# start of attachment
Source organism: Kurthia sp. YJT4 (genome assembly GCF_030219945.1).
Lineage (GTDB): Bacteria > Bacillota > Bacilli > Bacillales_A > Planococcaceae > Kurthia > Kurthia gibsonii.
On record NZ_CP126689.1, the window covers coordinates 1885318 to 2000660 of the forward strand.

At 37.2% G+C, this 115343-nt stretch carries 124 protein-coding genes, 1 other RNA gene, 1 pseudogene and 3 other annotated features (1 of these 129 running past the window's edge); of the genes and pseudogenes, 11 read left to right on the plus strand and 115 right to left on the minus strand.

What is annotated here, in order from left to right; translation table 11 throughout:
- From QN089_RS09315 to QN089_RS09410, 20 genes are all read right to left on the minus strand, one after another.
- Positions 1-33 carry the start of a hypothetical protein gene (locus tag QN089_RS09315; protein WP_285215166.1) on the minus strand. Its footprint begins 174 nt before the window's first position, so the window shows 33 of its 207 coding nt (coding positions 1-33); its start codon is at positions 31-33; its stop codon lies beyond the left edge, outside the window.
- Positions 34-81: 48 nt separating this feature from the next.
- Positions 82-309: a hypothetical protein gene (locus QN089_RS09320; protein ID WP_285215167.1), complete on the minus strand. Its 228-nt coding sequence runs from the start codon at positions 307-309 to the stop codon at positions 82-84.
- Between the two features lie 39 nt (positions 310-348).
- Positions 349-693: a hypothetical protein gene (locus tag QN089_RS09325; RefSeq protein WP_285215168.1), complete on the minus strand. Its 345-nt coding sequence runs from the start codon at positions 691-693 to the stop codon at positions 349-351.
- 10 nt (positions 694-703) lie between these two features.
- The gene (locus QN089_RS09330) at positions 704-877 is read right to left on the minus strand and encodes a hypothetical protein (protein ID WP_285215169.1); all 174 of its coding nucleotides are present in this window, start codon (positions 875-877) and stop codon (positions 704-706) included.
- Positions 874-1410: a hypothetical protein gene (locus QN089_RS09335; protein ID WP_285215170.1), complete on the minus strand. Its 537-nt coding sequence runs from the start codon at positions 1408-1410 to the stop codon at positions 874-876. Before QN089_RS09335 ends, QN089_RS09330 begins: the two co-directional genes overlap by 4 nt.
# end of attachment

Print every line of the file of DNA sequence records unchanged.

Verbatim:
Source organism: Kurthia sp. YJT4 (genome assembly GCF_030219945.1).
Lineage (GTDB): Bacteria > Bacillota > Bacilli > Bacillales_A > Planococcaceae > Kurthia > Kurthia gibsonii.
On record NZ_CP126689.1, the window covers coordinates 1885318 to 2000660 of the forward strand.

At 37.2% G+C, this 115343-nt stretch carries 124 protein-coding genes, 1 other RNA gene, 1 pseudogene and 3 other annotated features (1 of these 129 running past the window's edge); of the genes and pseudogenes, 11 read left to right on the plus strand and 115 right to left on the minus strand.

What is annotated here, in order from left to right; translation table 11 throughout:
- From QN089_RS09315 to QN089_RS09410, 20 genes are all read right to left on the minus strand, one after another.
- Positions 1-33 carry the start of a hypothetical protein gene (locus tag QN089_RS09315; protein WP_285215166.1) on the minus strand. Its footprint begins 174 nt before the window's first position, so the window shows 33 of its 207 coding nt (coding positions 1-33); its start codon is at positions 31-33; its stop codon lies beyond the left edge, outside the window.
- Positions 34-81: 48 nt separating this feature from the next.
- Positions 82-309: a hypothetical protein gene (locus QN089_RS09320; protein ID WP_285215167.1), complete on the minus strand. Its 228-nt coding sequence runs from the start codon at positions 307-309 to the stop codon at positions 82-84.
- Between the two features lie 39 nt (positions 310-348).
- Positions 349-693: a hypothetical protein gene (locus tag QN089_RS09325; RefSeq protein WP_285215168.1), complete on the minus strand. Its 345-nt coding sequence runs from the start codon at positions 691-693 to the stop codon at positions 349-351.
- 10 nt (positions 694-703) lie between these two features.
- The gene (locus QN089_RS09330) at positions 704-877 is read right to left on the minus strand and encodes a hypothetical protein (protein ID WP_285215169.1); all 174 of its coding nucleotides are present in this window, start codon (positions 875-877) and stop codon (positions 704-706) included.
- Positions 874-1410: a hypothetical protein gene (locus QN089_RS09335; protein ID WP_285215170.1), complete on the minus strand. Its 537-nt coding sequence runs from the start codon at positions 1408-1410 to the stop codon at positions 874-876. Before QN089_RS09335 ends, QN089_RS09330 begins: the two co-directional genes overlap by 4 nt.